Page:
The ritual scene of breaking and hiding one of the three ceremonial matzoth under the tablecloth, referred to in the text on the next page of the manuscript, is rarely depicted. Around the table are six people: on the left a bearded man, sitting on a large wood-grained chair decorated with gold, holds a round matza labelled ‘Matza’ in Hebrew, which he has presumably just removed from the ceremonial basket on a stand beside him. Opposite him a woman, presumably his wife, places half of the matza (the afikomen) under a cloth as prescribed in the text. The other figures shown here - two girls and two boys - reflect the view that the ritual is carried out to maintain the children’s interest, and the text on the facing page describes how they will recite the four ritual questions.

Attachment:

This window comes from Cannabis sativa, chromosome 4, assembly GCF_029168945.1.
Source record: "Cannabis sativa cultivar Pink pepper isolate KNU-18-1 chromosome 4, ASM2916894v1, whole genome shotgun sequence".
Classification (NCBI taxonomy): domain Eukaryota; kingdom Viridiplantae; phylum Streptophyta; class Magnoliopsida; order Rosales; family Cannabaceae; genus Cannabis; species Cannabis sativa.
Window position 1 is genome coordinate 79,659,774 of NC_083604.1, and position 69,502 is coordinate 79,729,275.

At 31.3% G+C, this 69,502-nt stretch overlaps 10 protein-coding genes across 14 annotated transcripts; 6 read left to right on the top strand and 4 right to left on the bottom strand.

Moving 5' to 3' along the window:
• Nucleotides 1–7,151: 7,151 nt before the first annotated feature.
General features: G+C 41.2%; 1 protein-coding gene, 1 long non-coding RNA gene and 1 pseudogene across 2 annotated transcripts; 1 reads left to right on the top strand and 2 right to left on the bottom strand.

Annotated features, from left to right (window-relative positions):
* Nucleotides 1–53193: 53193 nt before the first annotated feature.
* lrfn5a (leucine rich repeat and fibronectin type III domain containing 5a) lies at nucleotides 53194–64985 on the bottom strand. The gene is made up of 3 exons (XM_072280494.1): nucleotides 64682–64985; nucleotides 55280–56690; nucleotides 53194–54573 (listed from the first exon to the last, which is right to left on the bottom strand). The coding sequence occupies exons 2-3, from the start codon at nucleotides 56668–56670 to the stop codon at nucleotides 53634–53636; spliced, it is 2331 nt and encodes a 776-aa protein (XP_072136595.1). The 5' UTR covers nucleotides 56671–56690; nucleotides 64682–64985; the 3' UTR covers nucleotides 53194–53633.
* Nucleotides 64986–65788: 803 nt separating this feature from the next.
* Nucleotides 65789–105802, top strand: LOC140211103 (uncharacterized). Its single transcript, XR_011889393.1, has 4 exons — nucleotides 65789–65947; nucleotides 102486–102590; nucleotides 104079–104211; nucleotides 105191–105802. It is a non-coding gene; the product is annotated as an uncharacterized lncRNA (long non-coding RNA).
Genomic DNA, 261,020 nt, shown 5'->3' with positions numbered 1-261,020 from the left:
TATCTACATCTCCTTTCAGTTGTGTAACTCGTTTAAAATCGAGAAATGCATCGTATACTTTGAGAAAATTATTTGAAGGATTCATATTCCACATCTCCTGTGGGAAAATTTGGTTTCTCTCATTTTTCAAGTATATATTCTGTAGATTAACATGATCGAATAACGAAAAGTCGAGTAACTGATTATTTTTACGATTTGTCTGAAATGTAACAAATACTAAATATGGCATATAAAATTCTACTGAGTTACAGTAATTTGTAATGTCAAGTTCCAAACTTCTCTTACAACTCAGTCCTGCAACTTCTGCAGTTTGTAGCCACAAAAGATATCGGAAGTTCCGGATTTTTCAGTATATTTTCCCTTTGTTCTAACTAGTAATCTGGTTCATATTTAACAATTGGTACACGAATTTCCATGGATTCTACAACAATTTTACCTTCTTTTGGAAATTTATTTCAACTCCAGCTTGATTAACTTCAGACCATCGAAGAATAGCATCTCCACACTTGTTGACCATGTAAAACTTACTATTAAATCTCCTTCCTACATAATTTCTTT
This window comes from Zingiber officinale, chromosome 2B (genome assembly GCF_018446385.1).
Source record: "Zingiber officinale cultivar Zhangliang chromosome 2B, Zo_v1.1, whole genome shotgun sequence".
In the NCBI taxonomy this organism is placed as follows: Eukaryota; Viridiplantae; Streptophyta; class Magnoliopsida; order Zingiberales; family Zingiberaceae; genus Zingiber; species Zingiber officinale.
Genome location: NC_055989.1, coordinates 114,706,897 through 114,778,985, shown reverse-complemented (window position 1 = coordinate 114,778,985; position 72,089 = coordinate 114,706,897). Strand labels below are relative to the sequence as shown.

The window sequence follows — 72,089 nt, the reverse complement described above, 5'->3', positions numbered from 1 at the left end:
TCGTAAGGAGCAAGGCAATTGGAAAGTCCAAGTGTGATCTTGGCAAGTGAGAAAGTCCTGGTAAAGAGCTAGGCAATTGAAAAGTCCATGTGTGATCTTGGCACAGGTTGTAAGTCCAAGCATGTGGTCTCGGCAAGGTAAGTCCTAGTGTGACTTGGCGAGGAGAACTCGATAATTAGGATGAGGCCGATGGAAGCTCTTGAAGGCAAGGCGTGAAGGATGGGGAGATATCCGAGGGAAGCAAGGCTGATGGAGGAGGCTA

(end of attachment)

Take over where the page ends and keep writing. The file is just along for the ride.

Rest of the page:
The decorative border is brought to life with many playful images. In the upper right hand corner, a dog offers a garment to a shivering, naked man; to the left, in another reversal of roles, a hare blowing a hunter’s horn faces a seated dog; in the left-hand corner, another rabbit turns to view these figures. The lower border contains a more traditional hunting scene, in which a hunter blowing a horn carries his prey on a staff over his shoulder, while two hounds before him face a fleeing hare. In the outer margin, a naked man, wearing a tall hat with a feather, rides a rooster and carries a shield. Lower down, an animal bearing a lance sits astride a donkey. Acorns are prominent in the border design, as elsewhere in the manuscript.